It was late afternoon and cloudy when I got my first look at the Cleveland Museum of Art’s new atrium. The space, designed by architect Rafael Viñoly,is vast, dramatic, and truly awesome. It is an expression of talent, vision and the vitality of both the institution and this City. When the sun suddenly broke through, the grand glass hall glowed, awash with light and promise.
And it’s open to all, a public gathering place and private event site. Rest there between gallery visits. Book it for a wedding or a fundraiser on a grand scale. It also serves as the ad hoc “lobby” for Provenance Café and Provenance Restaurant, scheduled to open Oct 28. Both will feature menus created by Doug Katz, Chef/owner of fire on Shaker Square, who is also responsible for Provenance Catering.
A beaming Katz, clearly thrilled by the opportunity to partner with Bon Appetit Management, a food service company that shares his commitment to using fresh, local and sustainably produced products, and the Museum, was on hand to lead a small group behind the scenes and into the kitchens and dining areas still under construction. It was an impressive, if largely imagined, operation. The self-service Café will be outfitted with a tandoori oven, high-heat Robata grill, and Mediterranean stone oven. The plan includes food stations for soups, salads, paninis and cold sandwiches, and pizza. Behind this is a 200 seat banquet room with a wall of windows facing Wade Park and a landscaped grounds. Adjacent is what will soon be a 76 fine dining restaurant and lounge, open evenings only when the Museum is, with an excellent view of the atrium. Down the hall is another private dining area. The kitchens, prep and staging areas are a chef’s dream come true.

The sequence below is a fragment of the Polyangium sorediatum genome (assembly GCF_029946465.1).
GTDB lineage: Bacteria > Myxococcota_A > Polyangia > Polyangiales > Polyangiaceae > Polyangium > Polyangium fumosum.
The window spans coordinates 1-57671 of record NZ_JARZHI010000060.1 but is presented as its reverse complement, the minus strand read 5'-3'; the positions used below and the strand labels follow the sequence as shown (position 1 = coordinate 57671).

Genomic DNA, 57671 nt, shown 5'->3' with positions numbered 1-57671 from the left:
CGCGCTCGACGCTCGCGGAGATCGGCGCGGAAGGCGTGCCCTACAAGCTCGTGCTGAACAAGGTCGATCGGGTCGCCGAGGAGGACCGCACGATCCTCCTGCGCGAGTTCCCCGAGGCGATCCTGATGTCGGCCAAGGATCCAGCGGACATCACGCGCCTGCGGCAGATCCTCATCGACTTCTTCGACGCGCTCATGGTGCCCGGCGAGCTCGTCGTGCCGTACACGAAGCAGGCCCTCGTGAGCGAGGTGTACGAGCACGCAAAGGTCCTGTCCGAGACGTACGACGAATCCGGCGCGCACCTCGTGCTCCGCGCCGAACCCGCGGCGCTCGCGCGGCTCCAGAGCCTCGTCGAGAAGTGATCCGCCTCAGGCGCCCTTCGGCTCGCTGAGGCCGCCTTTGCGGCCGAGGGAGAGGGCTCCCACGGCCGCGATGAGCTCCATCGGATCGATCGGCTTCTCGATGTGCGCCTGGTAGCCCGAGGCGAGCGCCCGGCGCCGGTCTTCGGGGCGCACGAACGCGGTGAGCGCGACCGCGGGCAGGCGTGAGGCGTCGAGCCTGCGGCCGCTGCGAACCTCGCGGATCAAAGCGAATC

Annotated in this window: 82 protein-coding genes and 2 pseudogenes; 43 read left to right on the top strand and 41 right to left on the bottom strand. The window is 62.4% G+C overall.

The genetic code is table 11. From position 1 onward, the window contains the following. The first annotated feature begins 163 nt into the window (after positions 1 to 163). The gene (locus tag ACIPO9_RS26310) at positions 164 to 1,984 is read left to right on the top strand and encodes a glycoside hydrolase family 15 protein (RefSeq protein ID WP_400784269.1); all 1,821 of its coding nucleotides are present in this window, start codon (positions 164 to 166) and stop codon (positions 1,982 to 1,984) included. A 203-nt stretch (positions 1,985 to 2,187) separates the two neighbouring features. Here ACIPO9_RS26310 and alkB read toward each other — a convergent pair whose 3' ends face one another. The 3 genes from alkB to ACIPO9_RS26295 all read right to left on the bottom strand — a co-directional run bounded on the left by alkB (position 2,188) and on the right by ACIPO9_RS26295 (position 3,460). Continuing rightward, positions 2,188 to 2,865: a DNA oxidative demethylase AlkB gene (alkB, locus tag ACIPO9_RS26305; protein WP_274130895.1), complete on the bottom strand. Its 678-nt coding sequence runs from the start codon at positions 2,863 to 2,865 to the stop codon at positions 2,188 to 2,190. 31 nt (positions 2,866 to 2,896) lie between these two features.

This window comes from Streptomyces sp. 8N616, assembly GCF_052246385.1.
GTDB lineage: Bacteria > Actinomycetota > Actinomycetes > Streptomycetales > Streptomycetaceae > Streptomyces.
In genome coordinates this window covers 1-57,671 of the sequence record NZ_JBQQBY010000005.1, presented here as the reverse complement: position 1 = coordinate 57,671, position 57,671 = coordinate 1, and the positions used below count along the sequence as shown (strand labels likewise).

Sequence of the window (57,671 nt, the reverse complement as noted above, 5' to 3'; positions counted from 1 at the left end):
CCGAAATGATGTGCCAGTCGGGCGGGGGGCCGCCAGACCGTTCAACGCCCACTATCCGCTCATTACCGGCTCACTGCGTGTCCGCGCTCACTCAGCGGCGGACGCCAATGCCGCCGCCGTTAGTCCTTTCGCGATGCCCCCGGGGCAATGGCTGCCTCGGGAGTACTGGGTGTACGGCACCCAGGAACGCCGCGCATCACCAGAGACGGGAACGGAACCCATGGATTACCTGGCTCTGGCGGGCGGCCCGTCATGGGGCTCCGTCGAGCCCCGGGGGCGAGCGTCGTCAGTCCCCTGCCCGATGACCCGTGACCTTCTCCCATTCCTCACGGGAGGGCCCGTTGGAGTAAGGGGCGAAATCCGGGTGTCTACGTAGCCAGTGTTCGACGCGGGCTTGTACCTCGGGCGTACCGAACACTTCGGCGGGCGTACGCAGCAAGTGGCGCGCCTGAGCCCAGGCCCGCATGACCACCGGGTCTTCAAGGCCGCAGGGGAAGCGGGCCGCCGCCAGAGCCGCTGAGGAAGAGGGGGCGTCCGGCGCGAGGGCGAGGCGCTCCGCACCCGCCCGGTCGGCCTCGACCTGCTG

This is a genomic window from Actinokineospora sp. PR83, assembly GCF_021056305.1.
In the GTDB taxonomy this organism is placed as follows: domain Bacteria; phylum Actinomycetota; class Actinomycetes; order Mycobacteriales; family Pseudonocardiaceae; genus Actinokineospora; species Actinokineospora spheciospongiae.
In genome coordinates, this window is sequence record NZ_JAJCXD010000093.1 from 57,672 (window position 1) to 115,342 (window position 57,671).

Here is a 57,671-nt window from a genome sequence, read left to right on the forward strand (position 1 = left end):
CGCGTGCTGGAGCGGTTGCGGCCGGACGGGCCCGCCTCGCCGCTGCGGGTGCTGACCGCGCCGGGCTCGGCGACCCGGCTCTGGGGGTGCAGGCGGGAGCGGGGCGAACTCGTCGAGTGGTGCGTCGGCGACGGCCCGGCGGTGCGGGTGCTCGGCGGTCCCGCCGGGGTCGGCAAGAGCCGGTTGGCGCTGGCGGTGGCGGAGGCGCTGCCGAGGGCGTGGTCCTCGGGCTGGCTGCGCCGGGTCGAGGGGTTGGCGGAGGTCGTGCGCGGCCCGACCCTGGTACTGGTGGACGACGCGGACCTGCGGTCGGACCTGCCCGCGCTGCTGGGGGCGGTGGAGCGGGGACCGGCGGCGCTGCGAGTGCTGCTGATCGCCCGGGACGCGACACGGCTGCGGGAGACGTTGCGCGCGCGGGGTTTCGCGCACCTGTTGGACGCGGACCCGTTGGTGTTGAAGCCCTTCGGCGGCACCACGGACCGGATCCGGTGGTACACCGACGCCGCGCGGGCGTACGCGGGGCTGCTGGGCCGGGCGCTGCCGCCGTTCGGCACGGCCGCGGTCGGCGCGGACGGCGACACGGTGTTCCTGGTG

Katz, who has been serving consistently excellent fare at fire for eleven years, will draw inspiration from the cultures, collections and special exhibitions in the galleries. This will insure that the Cleveland Museum of Art will be an exciting as well as a beautiful place to eat.
When our three sons were young, I took them to the Museum often for classes and picture gazing. I always included a stop in the old café for either lunch or dessert. I thought it could lead to a lasting and positive kind of association. When Katz took the microphone to welcome us, he told a similar story about his own experience going there as child. No doubt, with his help, Museum goers of all ages are soon going to be forming some very positive associations of their own.
photos by Barney Taxel, Taxel Image Group